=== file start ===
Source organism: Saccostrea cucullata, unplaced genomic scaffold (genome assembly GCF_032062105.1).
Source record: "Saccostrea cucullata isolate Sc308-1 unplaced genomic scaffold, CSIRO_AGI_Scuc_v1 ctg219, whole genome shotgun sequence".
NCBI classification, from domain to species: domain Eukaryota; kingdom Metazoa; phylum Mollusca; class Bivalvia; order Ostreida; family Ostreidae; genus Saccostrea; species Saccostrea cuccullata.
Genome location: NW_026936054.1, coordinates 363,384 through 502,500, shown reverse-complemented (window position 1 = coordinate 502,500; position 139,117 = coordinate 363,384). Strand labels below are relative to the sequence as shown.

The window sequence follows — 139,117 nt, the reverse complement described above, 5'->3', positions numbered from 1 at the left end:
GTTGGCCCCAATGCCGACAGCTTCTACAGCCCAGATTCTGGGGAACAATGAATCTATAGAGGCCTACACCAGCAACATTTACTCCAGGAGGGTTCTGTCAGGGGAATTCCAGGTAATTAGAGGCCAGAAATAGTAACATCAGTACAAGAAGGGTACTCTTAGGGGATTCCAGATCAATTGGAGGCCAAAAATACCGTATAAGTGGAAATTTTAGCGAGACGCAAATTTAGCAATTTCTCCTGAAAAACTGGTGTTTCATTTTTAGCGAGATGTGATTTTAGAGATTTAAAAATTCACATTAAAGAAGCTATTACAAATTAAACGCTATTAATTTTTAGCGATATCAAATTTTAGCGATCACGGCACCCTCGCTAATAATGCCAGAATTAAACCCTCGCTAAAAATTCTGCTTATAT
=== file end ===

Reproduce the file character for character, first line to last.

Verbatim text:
Source organism: Saccostrea cucullata, unplaced genomic scaffold (genome assembly GCF_032062105.1).
Source record: "Saccostrea cucullata isolate Sc308-1 unplaced genomic scaffold, CSIRO_AGI_Scuc_v1 ctg219, whole genome shotgun sequence".
NCBI classification, from domain to species: domain Eukaryota; kingdom Metazoa; phylum Mollusca; class Bivalvia; order Ostreida; family Ostreidae; genus Saccostrea; species Saccostrea cuccullata.
Genome location: NW_026936054.1, coordinates 363,384 through 502,500, shown reverse-complemented (window position 1 = coordinate 502,500; position 139,117 = coordinate 363,384). Strand labels below are relative to the sequence as shown.

The window sequence follows — 139,117 nt, the reverse complement described above, 5'->3', positions numbered from 1 at the left end:
GTTGGCCCCAATGCCGACAGCTTCTACAGCCCAGATTCTGGGGAACAATGAATCTATAGAGGCCTACACCAGCAACATTTACTCCAGGAGGGTTCTGTCAGGGGAATTCCAGGTAATTAGAGGCCAGAAATAGTAACATCAGTACAAGAAGGGTACTCTTAGGGGATTCCAGATCAATTGGAGGCCAAAAATACCGTATAAGTGGAAATTTTAGCGAGACGCAAATTTAGCAATTTCTCCTGAAAAACTGGTGTTTCATTTTTAGCGAGATGTGATTTTAGAGATTTAAAAATTCACATTAAAGAAGCTATTACAAATTAAACGCTATTAATTTTTAGCGATATCAAATTTTAGCGATCACGGCACCCTCGCTAATAATGCCAGAATTAAACCCTCGCTAAAAATTCTGCTTATAT